Venom: How Tom Hardy transformed himself into a sharp-toothed, slobbering symbiote
There are a few reasons Tom Hardy wanted to star in Venom. He’s played his fair share of villains, he explains, and he was looking to try his hand at a comic book superhero for once — preferably an interesting one, with a complicated past and murky morals. His son Louis is a huge fan of the character and was more than willing to school his dad in Venom’s rich comics history. And gee, wouldn’t it be fun to play both a down-on-his-luck journalist and the goopy alien parasite who infects him?
But really, it came down to one thing.
“As far as Marvel characters, I have to say for me, Venom looks the coolest,” Hardy says with a laugh. “That sounds a bit shallow! But I appreciate that he has a kind of brazen swagger and a zero foxtrot attitude.”
And so the Oscar-nominated actor signed on to bring one of comics’ most notorious anti-heroes to the big screen. See, Venom may be a Marvel protagonist, but he’s no cape-and-tights do-gooder. His human side is Eddie Brock, a journalist reeling from a recent scandal. Desperate to get back on top, he starts investigating the Life Foundation and its cryptic leader, Dr. Carlton Drake (Riz Ahmed). Before long, Eddie is exposed to a slimy, tar-like alien known as a symbiote, which imbues him with extraordinary powers and takes up residence in his head, rent-free.
“There’s a tragic clown element, which I find funny and is harmonious with some of the work that I like to do,” the British actor, 40, says. “There’s something funny about the circumstances of having a gift but it’s a tragic gift. It’s a superpower you don’t really want, but at the same time, you love it. It makes you feel special. He’s a reluctant hero and an anti-hero.”
Venom is the first of Sony’s new films based on characters from the Spider-Man comics, although it’s a separate world from last year’s Spider-Man: Homecoming. (It’s also not part of the deal between Sony and Disney that allows Tom Holland’s Spidey into the Marvel Cinematic Universe). The creature first made its comics debut in the early ‘80s, where it bonded with Peter Parker before eventually setting its sights on Eddie Brock. Over the years, Venom has evolved from Spider-Man villain to misunderstood anti-hero, and after an appearance in 2007’s Topher Grace-starrer Spider-Man 3, he’s finally stepping into the spotlight.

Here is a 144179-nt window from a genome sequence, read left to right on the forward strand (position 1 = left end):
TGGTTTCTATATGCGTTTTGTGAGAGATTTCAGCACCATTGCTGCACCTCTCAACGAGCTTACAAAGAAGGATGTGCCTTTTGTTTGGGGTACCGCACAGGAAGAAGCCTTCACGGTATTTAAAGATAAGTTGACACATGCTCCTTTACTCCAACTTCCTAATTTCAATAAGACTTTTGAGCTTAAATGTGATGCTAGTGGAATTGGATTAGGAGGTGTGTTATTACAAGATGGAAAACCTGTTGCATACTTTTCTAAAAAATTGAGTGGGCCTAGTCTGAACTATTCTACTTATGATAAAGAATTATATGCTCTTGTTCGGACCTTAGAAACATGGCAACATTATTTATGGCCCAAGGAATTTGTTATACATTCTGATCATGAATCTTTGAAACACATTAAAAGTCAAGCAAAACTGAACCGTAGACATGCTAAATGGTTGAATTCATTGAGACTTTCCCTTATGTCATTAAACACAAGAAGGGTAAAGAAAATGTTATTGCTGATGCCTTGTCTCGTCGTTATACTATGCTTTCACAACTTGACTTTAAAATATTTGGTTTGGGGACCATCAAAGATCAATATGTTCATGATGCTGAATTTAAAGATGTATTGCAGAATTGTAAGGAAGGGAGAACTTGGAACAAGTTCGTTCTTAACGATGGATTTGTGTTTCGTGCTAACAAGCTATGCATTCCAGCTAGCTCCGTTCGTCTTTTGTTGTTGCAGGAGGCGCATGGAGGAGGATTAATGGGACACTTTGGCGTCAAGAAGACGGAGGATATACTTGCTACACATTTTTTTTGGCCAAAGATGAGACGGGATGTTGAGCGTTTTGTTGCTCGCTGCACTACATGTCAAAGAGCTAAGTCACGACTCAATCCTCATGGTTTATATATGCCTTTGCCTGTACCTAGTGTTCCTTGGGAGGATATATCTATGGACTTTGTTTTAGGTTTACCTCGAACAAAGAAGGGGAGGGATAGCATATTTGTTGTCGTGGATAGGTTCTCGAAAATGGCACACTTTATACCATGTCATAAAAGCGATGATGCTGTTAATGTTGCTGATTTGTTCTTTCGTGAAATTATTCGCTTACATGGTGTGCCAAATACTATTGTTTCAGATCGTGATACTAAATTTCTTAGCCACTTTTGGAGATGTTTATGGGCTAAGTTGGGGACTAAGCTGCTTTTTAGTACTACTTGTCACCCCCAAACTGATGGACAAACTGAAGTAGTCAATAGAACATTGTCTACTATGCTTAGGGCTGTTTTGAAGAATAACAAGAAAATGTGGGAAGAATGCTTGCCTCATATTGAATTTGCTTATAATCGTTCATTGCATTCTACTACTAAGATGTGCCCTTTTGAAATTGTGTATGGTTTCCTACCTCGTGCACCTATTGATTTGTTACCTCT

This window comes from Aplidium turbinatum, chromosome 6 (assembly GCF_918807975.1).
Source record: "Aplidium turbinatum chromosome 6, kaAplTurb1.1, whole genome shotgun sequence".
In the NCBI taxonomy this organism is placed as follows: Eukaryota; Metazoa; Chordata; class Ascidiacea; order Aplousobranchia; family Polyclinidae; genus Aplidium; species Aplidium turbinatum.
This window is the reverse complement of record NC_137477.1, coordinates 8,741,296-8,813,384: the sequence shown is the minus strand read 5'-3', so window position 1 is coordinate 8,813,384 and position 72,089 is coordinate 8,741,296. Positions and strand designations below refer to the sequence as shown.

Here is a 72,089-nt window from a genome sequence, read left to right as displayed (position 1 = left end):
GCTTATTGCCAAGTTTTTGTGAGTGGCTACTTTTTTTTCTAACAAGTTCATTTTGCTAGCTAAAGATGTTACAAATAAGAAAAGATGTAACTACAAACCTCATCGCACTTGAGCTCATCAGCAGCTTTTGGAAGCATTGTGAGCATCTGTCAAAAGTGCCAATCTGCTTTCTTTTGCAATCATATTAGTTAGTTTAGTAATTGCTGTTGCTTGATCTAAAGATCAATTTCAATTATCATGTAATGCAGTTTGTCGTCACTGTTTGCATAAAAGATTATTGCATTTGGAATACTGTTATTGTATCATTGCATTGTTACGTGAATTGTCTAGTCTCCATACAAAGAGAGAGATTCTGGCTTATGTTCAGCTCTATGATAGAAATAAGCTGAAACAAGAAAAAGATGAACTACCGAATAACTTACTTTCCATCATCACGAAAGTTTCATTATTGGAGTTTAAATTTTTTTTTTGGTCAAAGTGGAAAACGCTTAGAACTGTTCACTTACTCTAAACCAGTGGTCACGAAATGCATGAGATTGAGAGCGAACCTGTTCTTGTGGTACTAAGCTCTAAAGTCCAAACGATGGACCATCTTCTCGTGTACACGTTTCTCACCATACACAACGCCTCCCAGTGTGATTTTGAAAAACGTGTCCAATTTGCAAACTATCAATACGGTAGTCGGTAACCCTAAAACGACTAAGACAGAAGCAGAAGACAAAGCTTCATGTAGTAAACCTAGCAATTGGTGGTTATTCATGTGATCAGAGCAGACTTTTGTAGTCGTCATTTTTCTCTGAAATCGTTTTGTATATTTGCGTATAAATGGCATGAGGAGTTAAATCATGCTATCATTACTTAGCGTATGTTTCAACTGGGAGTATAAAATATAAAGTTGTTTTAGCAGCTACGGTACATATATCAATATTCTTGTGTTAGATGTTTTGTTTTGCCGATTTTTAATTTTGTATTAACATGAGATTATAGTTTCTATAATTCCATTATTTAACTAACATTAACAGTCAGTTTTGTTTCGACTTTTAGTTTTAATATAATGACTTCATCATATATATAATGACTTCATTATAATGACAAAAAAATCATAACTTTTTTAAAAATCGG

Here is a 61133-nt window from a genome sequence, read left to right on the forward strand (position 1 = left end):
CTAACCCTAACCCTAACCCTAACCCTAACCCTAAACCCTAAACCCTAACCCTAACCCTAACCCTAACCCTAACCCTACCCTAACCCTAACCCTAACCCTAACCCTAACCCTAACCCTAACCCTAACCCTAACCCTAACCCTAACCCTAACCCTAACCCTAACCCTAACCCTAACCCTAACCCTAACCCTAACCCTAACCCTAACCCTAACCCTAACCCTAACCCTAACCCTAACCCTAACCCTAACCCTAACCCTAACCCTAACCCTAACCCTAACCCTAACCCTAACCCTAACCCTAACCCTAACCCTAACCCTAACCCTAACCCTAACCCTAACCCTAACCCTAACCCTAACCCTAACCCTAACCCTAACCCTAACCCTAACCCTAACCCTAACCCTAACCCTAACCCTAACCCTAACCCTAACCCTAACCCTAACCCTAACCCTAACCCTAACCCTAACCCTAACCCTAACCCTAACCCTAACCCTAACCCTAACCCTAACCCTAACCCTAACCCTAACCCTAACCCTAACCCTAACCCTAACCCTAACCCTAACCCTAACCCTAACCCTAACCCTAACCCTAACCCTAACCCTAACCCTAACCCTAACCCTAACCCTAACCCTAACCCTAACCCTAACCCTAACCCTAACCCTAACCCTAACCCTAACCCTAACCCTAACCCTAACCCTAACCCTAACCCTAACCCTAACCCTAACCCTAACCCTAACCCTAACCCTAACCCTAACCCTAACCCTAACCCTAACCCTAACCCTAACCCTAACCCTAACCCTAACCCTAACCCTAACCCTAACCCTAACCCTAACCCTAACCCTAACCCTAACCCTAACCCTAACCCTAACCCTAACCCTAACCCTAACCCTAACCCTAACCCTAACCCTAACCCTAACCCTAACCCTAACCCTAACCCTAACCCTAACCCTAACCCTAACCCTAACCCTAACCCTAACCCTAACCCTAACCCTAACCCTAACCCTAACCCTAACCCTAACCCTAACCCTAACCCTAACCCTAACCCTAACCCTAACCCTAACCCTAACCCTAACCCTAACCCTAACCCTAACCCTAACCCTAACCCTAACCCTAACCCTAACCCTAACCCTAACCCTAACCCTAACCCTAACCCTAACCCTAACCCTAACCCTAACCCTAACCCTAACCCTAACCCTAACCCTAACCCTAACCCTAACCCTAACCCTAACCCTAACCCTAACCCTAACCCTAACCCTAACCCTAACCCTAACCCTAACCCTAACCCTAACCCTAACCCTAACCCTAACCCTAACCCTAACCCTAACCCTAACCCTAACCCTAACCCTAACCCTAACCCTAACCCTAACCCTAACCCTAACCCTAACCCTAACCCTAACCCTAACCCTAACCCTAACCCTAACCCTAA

The film leans heavily into Venom’s violent tendencies (have you seen those teeth?) as well as the body horror that comes with sharing your skin with an alien. In forming this Venom, director Ruben Fleischer (Zombieland) explains, “We talked a lot about a werewolf and what it is when you get infected or bit by a werewolf.”
But although a man may transform into a wolf or Jekyll may transform into Hyde, Eddie Brock and Venom don’t really switch from one to the other: Instead, they occupy the same body at the same time and have to reluctantly learn how to coexist.
“Usually a human gets imbued with powers or an alien comes from outer space and has to figure out how to live on our Earth,” Fleischer says. “But this is really about a relationship between two people who have to work together to create this hybrid symbiotic relationship.”
That duality of the role is what fascinated Hardy, and a key part of developing each character was finding their two separate voices. “It’s a bit like Ren and Stimpy, you know?” Hardy says, laughing. “They have different sounds. I always saw Venom as sounding like a James Brown lounge lizard, and Eddie Brock is kind of…” — he switches to an aw-shucks American accent — “I don’t know, an everyday kind of guy. But he’s inherited this massive ego, this beast.”
The result is a black-and-white hero whose morals are anything but. “There’s that biting-off-heads issue,” Hardy admits, “which is not what you would expect from, say, Captain America taking down a crook.”
Venom infects theaters Oct. 5.